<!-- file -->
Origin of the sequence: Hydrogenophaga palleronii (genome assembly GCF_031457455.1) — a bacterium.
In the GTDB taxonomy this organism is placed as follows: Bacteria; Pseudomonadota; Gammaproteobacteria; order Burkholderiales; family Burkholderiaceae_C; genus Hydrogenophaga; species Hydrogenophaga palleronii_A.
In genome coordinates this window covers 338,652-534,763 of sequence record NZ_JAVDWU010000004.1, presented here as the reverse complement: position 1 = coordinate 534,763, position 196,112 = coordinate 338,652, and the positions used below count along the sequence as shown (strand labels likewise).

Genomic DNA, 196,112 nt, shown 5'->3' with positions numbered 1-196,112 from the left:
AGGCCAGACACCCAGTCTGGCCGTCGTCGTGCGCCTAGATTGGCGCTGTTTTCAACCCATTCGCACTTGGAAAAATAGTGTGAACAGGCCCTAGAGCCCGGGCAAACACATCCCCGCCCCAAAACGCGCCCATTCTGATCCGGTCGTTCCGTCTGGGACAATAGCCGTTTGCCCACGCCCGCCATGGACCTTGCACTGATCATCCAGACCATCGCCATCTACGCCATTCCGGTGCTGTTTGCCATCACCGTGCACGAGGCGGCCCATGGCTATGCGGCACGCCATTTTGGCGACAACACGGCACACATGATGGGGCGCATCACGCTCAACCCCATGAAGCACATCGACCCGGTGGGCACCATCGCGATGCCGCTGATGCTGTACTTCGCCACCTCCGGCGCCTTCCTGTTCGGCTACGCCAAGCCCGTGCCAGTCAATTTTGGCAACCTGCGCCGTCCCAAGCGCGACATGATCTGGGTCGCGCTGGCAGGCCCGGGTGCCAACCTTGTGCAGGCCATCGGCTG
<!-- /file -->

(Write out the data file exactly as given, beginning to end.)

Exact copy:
Origin of the sequence: Hydrogenophaga palleronii (genome assembly GCF_031457455.1) — a bacterium.
In the GTDB taxonomy this organism is placed as follows: Bacteria; Pseudomonadota; Gammaproteobacteria; order Burkholderiales; family Burkholderiaceae_C; genus Hydrogenophaga; species Hydrogenophaga palleronii_A.
In genome coordinates this window covers 338,652-534,763 of sequence record NZ_JAVDWU010000004.1, presented here as the reverse complement: position 1 = coordinate 534,763, position 196,112 = coordinate 338,652, and the positions used below count along the sequence as shown (strand labels likewise).

Genomic DNA, 196,112 nt, shown 5'->3' with positions numbered 1-196,112 from the left:
AGGCCAGACACCCAGTCTGGCCGTCGTCGTGCGCCTAGATTGGCGCTGTTTTCAACCCATTCGCACTTGGAAAAATAGTGTGAACAGGCCCTAGAGCCCGGGCAAACACATCCCCGCCCCAAAACGCGCCCATTCTGATCCGGTCGTTCCGTCTGGGACAATAGCCGTTTGCCCACGCCCGCCATGGACCTTGCACTGATCATCCAGACCATCGCCATCTACGCCATTCCGGTGCTGTTTGCCATCACCGTGCACGAGGCGGCCCATGGCTATGCGGCACGCCATTTTGGCGACAACACGGCACACATGATGGGGCGCATCACGCTCAACCCCATGAAGCACATCGACCCGGTGGGCACCATCGCGATGCCGCTGATGCTGTACTTCGCCACCTCCGGCGCCTTCCTGTTCGGCTACGCCAAGCCCGTGCCAGTCAATTTTGGCAACCTGCGCCGTCCCAAGCGCGACATGATCTGGGTCGCGCTGGCAGGCCCGGGTGCCAACCTTGTGCAGGCCATCGGCTG